In connection with the allegations, Plaintiff seeks compensatory damages, punitive damages, and a court order "de-annexing" his Interstate Property under the following legal theories of relief: tortious interference with contract (Count One); illegal and improper annexation under Ohio law (Count Two); a "taking" of his property in violation of the Fifth and Fourteenth Amendment to the U.S. Constitution (Counts Three and Four); civil conspiracy (Count 5); and 42 U.S.C. § 1983 (Count 6).*fn1
Summary judgment is appropriate "if the pleadings, depositions, answers to interrogatories, and admissions on file, together with the affidavits, if any, show that there is no genuine issue as to any material fact and that the moving party is entitled to a judgment as a matter of law." Fed. R. Civ. P. 56(c). The initial burden of showing the absence of any such "genuine issue" rests with the moving party: it must inform the district court of the basis for its motion, and identify those portions of "the pleadings, depositions, answers to interrogatories, and admissions on file, together with affidavits, if any," which it believes demonstrates the absence of a genuine issue of material fact. Fed. R. Civ P. 56(e).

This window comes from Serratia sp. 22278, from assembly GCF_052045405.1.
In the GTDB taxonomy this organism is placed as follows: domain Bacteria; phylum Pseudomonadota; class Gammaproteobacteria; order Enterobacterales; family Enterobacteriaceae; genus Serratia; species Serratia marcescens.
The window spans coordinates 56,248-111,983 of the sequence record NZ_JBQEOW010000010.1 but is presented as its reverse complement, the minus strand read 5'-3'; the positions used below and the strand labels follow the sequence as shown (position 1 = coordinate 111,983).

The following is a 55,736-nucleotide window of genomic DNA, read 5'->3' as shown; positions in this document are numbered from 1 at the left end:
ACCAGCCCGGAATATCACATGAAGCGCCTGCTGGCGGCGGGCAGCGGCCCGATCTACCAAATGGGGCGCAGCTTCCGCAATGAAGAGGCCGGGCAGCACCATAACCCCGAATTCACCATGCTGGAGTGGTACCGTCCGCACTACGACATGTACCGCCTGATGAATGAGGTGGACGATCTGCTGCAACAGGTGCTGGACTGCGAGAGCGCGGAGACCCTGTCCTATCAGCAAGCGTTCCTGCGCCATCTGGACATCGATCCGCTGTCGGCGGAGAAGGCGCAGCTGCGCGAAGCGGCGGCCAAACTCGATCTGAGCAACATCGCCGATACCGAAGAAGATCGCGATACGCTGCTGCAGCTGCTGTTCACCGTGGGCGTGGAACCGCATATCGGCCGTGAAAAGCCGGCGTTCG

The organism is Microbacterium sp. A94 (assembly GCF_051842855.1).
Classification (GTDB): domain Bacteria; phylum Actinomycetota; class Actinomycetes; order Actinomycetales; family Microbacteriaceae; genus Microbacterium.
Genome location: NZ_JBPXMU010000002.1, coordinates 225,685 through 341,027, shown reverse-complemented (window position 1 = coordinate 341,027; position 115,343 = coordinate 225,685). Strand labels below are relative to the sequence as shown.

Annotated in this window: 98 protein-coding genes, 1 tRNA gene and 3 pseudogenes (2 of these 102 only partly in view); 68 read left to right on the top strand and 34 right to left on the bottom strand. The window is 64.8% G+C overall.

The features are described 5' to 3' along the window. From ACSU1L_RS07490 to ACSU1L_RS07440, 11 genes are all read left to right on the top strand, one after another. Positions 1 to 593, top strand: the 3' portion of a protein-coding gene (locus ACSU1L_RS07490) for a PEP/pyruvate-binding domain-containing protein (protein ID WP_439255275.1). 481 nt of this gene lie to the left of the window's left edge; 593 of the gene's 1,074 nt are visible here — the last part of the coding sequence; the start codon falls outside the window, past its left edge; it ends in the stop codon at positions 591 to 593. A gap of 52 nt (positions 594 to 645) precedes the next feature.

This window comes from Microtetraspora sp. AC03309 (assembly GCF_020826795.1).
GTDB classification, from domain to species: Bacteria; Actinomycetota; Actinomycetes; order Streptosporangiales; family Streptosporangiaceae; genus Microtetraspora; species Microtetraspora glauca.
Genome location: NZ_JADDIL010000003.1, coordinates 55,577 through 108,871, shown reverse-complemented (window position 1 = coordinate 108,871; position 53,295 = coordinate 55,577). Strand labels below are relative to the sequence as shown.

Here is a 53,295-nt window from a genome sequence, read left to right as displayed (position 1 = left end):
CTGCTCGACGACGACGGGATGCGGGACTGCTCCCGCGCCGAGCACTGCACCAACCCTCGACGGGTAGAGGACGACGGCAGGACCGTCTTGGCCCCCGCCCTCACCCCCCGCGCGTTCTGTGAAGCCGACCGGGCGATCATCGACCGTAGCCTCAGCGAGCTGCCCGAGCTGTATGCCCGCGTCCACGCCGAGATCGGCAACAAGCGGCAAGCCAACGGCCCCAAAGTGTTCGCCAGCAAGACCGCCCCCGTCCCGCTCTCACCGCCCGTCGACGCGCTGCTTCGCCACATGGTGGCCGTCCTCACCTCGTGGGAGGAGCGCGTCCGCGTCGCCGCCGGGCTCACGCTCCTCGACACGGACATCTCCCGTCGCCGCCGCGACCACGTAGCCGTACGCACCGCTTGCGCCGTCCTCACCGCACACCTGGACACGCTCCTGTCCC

The nonmoving party's burden at the summary judgment stage is as follows:
When a motion for summary judgment is made and supported as provided in this rule, an adverse party may not rest upon the mere allegations or denials of the adverse party's pleading, but the adverse party's response, by affidavits or as otherwise provided in this rule, must set forth specific facts showing that there is a genuine issue for trial. If the adverse party does not so respond, summary judgment, if appropriate, shall be entered against the adverse party. Fed. R. Civ. P. 56(e).
In viewing the evidence, the Court must draw all reasonable inferences in favor of the nonmoving party who must set forth specific facts showing that there is a genuine issue of material fact for trial. Muncie Power Prods., Inc. v. United Techs. Auto., Inc., 328 F.3d 870, 873 (6th Cir. 2003)(citing Matsushita Elec. Indus. Co. v. Zenith Radio Corp., 475 U.S. 574, 587 (1986)); Hamad v. Woodcrest Condo. Ass'n, 328 F.3d 224, 234 (6th Cir. 2003). A genuine issue of material fact exists "if the evidence is such that a reasonable jury could return a verdict for the nonmoving party." See Muncie, 328 F.3d at 873 (quoting Anderson v. Liberty Lobby, Inc., 477 U.S. 242, 248 (1986)). Consequently, the central issue is " 'whether the evidence presents a sufficient disagreement to require submission to a jury or whether it is so one-sided that one party must prevail as a matter of law.' " Hamad, 328 F.3d at 234-35 (quoting Anderson, 477 U.S. at 251-52).